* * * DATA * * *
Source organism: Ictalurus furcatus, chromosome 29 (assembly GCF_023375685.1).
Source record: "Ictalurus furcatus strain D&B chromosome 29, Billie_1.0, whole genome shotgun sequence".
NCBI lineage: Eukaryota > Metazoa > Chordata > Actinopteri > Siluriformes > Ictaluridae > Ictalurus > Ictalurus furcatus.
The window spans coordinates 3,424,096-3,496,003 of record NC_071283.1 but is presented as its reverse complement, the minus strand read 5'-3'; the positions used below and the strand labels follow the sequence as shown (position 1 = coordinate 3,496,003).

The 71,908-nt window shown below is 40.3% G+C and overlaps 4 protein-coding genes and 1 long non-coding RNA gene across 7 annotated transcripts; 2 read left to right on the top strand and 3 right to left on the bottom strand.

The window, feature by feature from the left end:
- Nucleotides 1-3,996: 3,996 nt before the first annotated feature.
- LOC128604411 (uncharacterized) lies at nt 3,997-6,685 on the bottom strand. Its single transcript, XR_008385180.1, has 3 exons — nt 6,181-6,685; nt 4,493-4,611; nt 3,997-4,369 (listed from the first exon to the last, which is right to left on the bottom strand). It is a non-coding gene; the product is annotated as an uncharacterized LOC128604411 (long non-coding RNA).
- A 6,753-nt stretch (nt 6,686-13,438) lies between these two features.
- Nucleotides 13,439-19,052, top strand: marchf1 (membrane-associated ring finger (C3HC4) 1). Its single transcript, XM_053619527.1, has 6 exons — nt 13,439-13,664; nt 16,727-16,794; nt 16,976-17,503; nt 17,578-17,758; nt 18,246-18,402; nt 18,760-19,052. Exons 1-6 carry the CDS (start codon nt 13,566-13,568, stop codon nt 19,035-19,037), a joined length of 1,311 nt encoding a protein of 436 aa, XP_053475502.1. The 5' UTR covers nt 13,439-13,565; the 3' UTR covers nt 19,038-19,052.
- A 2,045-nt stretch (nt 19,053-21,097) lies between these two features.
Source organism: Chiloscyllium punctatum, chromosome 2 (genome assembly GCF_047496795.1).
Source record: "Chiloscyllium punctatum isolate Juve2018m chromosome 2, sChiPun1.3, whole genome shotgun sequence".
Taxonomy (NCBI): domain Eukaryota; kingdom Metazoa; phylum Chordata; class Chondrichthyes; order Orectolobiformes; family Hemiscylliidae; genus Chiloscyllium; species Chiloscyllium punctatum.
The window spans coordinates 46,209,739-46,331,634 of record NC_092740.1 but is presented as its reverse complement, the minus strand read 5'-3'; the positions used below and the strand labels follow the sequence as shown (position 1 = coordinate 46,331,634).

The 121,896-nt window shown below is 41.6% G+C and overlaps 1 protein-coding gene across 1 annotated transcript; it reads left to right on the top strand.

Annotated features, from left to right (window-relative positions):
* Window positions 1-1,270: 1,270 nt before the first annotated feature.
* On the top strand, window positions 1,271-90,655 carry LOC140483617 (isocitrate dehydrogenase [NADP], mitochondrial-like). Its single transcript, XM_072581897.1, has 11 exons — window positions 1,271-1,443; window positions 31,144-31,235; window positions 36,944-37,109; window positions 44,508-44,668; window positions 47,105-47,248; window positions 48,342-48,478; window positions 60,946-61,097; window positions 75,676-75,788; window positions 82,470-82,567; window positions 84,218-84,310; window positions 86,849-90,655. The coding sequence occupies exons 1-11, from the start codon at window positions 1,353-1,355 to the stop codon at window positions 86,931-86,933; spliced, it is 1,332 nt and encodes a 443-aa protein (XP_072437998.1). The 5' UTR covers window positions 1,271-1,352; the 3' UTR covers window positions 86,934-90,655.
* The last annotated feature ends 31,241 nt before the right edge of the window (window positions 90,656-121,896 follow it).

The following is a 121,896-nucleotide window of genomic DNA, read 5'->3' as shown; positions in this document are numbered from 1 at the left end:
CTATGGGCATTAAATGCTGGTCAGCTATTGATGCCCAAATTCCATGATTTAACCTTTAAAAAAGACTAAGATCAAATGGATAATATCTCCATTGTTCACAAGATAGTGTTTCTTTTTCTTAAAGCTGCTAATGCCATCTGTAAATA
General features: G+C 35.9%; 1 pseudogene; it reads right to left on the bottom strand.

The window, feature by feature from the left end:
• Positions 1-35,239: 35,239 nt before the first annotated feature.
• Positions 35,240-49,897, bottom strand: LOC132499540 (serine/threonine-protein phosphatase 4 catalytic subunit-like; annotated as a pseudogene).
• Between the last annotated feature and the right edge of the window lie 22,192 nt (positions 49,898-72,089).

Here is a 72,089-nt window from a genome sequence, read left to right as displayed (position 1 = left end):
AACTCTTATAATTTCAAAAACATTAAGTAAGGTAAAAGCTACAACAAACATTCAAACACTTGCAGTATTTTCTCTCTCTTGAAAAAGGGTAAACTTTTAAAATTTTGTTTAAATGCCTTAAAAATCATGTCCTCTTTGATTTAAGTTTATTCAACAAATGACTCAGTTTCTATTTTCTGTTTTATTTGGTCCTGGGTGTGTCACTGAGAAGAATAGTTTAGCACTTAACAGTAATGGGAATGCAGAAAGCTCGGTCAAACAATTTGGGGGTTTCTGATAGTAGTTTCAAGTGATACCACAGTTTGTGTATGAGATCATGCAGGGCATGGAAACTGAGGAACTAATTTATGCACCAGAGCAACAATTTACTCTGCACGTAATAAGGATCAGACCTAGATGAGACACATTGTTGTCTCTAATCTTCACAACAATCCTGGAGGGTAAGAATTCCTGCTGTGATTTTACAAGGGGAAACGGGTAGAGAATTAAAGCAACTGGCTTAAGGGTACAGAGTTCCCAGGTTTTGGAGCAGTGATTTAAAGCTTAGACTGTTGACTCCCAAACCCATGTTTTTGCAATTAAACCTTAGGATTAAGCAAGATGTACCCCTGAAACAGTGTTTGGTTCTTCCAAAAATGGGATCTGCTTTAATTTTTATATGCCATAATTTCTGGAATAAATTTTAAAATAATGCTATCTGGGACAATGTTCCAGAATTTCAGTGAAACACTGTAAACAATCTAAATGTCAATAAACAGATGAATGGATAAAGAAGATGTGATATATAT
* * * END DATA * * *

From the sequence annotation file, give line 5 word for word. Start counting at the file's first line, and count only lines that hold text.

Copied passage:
The 71,908-nt window shown below is 40.3% G+C and overlaps 4 protein-coding genes and 1 long non-coding RNA gene across 7 annotated transcripts; 2 read left to right on the top strand and 3 right to left on the bottom strand.